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Guardian - Larry Elliot - Boris Johnson takes note of Trump's game theory to keep EU guessing on Brexit

Two cars are hurtling towards each other down a narrow country lane. Both have the option to pull over but neither driver wants to give way first. What happens next? This is the sort of scenario that lies at the heart of game theory, the use of models to show how rational decision-makers interact with each other. Game theory is big in economics and, in the current circumstances, that's hardly surprising because two key political issues lend themselves to game theory analysis.
Boris Johnson has arrived in Downing Street and has reshaped the cabinet so that it is run by Brexit true believers rather than those who backed remain in the referendum. Preparations for a no-deal departure have been ramped up in order to show the rest of the EU that the government means what it says. Johnson has made it clear that he is in no hurry to start negotiations and, by spraying money, is creating the impression that he would be willing to call a general election in order to get a mandate for his tougher Brexit approach. From a game theory perspective, all this makes complete sense. Like Trump with Xi, the prime minister is trying to keep the EU guessing.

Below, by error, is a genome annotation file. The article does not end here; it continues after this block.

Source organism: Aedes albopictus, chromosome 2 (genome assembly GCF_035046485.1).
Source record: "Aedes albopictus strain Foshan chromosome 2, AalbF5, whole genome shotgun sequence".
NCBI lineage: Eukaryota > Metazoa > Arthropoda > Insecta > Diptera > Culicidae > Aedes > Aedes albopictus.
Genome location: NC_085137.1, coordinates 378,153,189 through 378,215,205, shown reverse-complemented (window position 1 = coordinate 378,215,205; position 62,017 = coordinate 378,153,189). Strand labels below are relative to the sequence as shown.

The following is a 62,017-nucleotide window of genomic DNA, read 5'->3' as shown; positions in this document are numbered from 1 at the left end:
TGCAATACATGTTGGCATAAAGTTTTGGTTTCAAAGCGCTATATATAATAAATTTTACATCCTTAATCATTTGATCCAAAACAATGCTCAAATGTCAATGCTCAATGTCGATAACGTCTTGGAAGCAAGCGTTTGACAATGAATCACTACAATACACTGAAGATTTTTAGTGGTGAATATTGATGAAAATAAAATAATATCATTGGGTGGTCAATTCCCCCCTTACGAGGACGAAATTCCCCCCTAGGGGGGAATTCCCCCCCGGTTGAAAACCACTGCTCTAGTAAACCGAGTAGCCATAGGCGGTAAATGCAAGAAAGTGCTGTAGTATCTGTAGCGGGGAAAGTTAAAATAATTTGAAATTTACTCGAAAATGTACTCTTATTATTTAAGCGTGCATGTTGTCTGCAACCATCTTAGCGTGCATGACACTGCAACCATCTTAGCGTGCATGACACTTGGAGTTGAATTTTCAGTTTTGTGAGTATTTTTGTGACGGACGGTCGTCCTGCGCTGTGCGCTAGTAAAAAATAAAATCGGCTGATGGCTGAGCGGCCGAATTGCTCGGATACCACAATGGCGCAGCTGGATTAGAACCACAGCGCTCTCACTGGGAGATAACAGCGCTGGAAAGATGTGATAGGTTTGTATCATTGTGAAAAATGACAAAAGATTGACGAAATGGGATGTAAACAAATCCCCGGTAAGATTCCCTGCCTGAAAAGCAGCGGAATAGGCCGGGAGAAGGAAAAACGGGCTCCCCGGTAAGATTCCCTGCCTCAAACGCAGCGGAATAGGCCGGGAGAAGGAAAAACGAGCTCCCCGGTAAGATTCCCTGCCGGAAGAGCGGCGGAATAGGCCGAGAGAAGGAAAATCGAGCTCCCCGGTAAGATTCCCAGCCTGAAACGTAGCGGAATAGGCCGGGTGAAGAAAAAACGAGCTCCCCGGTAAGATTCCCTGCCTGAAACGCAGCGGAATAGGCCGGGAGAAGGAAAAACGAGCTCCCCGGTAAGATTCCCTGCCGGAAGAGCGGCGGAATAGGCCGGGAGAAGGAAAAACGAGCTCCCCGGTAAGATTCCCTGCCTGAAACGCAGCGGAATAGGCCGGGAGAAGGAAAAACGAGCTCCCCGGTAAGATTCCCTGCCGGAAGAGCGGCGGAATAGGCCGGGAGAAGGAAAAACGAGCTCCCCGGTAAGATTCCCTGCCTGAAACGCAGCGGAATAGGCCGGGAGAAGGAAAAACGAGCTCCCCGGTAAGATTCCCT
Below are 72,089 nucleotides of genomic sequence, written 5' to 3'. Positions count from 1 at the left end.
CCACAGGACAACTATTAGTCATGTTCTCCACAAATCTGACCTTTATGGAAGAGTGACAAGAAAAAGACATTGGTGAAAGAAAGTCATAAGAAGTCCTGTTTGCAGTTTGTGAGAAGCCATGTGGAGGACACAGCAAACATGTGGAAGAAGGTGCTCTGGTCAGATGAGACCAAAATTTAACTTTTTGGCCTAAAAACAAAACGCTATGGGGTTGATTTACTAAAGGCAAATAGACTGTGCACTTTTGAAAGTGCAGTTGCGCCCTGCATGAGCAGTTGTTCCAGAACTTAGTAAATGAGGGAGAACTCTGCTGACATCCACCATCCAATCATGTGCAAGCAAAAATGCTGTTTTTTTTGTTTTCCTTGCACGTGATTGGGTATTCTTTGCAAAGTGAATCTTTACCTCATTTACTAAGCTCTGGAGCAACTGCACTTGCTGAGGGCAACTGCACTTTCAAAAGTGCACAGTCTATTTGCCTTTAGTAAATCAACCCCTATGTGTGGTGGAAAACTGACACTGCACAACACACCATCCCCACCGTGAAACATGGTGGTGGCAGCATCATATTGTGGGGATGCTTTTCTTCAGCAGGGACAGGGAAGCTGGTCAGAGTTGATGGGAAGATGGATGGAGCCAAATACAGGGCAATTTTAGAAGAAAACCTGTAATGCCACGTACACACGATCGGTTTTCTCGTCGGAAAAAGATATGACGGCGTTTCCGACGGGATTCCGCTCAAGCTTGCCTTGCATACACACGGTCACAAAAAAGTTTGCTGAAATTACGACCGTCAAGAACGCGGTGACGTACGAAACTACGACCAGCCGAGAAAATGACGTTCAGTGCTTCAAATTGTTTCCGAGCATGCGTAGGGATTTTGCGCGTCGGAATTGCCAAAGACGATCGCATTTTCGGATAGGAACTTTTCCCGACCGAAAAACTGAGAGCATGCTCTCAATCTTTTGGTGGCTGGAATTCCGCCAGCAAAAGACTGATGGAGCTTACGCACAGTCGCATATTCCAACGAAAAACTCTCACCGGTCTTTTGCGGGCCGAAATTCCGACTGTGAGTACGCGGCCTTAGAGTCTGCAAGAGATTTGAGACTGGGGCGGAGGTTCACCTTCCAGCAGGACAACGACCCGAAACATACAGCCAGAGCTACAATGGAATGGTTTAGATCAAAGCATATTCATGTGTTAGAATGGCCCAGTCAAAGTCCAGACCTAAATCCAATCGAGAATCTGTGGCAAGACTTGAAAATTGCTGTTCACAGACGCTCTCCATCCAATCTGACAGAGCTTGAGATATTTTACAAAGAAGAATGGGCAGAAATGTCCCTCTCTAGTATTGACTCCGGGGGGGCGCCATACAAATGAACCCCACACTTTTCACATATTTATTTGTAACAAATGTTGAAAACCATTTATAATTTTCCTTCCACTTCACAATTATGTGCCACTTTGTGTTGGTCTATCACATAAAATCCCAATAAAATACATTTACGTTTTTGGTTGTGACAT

What is potentially helpful to the new prime minister is that the eurozone economy is in worse shape than it was a year ago. Germany, in particular, is struggling. Its manufacturing exports have been hit by the global slowdown and Berlin fears it will be targeted by Trump when he launches the second front in the trade war. Angela Merkel does not want a no-deal Brexit.
Leo Varadkar is worried about the impact of a no-deal Brexit on the Irish economy. What should also concern the taoiseach is whether the EU would be prepared to sell Ireland out in order to avoid one.

keep to the Fen Causeway
by Helen (lareinagal at yahoo dot co dot uk) on Mon Aug 5th, 2019 at 07:29:13 PM EST
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